How to Clean Up and Tame Quick Access in Windows 10

Like Windows 7 with Vista, Windows 10 was an effort on Microsoft’s behalf exists to improve on the mistakes and criticisms that came with Windows 8, complete with small, biannual updates and mandatory security patches to keep computers safe during everyday use. It isn’t a stretch to say Windows 10 is the best operating system Microsoft has ever shipped, but that doesn’t mean there isn’t room for improvement. Like any other operating system, Windows 10 has its fair share of problems and complaints, and some longtime Windows users may take umbrage with certain changes made when shipping the newest updates.

How to Clean Up and Tame Quick Access in Windows 10

One of the revamped features in Windows 10 is the “Quick Access” view in File Explorer. Quick Access replaced the “Favorites” view from Windows 8.1 and aims to blend user-defined favorite locations—i.e., Desktop, Downloads, and Documents—with an automatically generated list of frequently and most recently accessed files and folders.

Some users may find Quick Access in Windows 10 to be helpful, as it has the potential to keep a user’s most important information easily accessible from a single location, but those who prefer to manually manage their data will likely find Quick Access more annoying than useful. While Quick Access can’t be disabled completely in Windows 10, it can be tamed to the point where it operates similarly to the File Explorer Favorites from Windows 8.1. Here’s how to clean up and restrict Quick Access in Windows 10.The Windows 10 Quick Access settings are found in File Explorer’s Folder Options interface. To get there, open a File Explorer window and navigate to the View tab at the top. Once on the View tab, find and click on the Options button, which by default is located on the far right side of the File Explorer toolbar. This will launch the Folder Options window.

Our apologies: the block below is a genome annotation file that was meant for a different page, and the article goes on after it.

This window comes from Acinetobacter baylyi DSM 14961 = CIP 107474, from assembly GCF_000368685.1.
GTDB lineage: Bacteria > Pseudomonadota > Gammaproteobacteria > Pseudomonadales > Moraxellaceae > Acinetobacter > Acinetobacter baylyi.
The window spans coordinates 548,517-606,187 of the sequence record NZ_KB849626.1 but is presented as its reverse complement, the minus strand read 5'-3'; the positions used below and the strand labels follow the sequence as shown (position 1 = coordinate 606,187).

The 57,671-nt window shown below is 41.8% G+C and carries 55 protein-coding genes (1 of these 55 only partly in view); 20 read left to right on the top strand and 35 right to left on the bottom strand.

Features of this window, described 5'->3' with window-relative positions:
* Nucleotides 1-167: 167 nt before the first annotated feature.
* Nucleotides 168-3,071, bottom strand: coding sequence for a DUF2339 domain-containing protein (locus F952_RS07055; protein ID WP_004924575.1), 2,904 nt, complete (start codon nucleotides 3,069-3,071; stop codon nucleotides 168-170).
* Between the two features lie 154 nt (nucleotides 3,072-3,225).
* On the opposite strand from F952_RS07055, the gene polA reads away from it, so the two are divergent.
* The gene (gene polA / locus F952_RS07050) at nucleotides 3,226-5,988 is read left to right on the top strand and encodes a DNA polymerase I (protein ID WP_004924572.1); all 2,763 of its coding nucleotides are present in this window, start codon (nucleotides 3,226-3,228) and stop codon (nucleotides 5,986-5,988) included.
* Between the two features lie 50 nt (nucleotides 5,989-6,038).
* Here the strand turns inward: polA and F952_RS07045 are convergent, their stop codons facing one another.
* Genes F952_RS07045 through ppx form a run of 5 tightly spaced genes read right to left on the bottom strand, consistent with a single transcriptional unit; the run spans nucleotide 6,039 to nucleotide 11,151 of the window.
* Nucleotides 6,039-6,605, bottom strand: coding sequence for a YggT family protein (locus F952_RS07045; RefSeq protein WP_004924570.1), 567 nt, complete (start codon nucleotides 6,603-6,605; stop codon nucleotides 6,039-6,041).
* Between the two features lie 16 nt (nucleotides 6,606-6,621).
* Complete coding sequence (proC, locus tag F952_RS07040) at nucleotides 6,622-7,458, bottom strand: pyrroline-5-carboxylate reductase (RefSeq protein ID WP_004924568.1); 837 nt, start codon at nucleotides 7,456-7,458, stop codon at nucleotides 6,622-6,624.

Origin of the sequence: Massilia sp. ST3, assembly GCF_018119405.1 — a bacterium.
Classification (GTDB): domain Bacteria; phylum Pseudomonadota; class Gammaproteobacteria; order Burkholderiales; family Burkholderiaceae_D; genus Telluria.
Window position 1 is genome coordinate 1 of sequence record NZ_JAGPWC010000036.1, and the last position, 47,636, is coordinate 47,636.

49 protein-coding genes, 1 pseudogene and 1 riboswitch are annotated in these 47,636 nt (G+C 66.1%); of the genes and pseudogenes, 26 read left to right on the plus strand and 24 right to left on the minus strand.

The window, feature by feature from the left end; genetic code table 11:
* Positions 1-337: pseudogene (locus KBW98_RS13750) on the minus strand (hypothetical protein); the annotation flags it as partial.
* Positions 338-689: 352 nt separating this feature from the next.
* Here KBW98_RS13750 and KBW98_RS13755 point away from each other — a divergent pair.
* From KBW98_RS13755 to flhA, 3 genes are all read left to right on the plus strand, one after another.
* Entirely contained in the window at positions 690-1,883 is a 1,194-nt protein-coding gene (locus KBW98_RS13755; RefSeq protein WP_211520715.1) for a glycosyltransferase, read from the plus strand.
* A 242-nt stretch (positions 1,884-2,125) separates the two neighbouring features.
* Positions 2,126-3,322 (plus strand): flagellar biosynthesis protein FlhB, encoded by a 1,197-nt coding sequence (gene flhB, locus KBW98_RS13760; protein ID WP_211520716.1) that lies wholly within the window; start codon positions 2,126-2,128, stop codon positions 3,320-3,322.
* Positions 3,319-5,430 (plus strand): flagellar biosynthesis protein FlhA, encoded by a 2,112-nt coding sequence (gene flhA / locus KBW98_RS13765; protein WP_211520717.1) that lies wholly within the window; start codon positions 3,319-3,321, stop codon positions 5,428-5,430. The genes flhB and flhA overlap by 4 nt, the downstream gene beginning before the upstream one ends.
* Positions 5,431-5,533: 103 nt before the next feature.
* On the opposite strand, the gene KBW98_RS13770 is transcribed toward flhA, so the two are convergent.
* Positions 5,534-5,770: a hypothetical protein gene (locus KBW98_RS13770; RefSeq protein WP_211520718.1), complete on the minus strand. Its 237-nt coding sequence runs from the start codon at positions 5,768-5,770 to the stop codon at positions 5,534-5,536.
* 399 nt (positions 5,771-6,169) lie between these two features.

In the Folder Options window, make sure you’re on the General tab and then locate the “Privacy” section at the bottom of the window. These options control how Quick Access populates and displays your data.

If Quick Access has cluttered its interface with files and folders that you think aren’t relevant or useful, the first step you may wish to take is clear everything from Quick Access and basically start over. You can do this by clicking the Clear button, and you’ll instantly see all of your data disappear from the Quick Access interface in File Explorer.

If you prefer to be more surgical in your approach to taming Quick Access, you can always manually remove any file or folder by right-clicking on it and selecting Remove from Quick Access.

If Quick Access has taken the liberty of pinning a file or folder for you and you wish to remove it, the process is similar, except this time you’ll right-click on the item and select Unpin from Quick Access.

These steps will help you clear the files and folders that Quick Access has gathered thus far, but if you stop now, then Quick Access will simply start collecting recently and frequently accessed data all over again. To stop this process and prevent Quick Access from automatically populating itself with your data, you’ll need to also uncheck one or both of the check boxes in the Privacy section of File Explorer’s Folder Options.

The two options — Show recently used files in Quick Access and Show frequently used folders in Quick Access — behave as their names indicate, and will prevent Quick Access from further populating its interface with new files or folders going forward. If you wish to completely limit Quick Access, check both boxes. If, however, you like the idea of having Windows automatically track your most frequently used folders but not your recent files — or vice versa — then check only one of the boxes as appropriate.

Going further, you can avoid Quick Access entirely by changing the default view when you open a new File Explorer window. We’ve discussed this tip in the past but, briefly, simply change the “Open File Explorer to:” option at the top of the Folder Options window from Quick Access to This PC. Once you’ve made your choice on how Quick Access operates, click Apply and then OK to save your changes and close the window.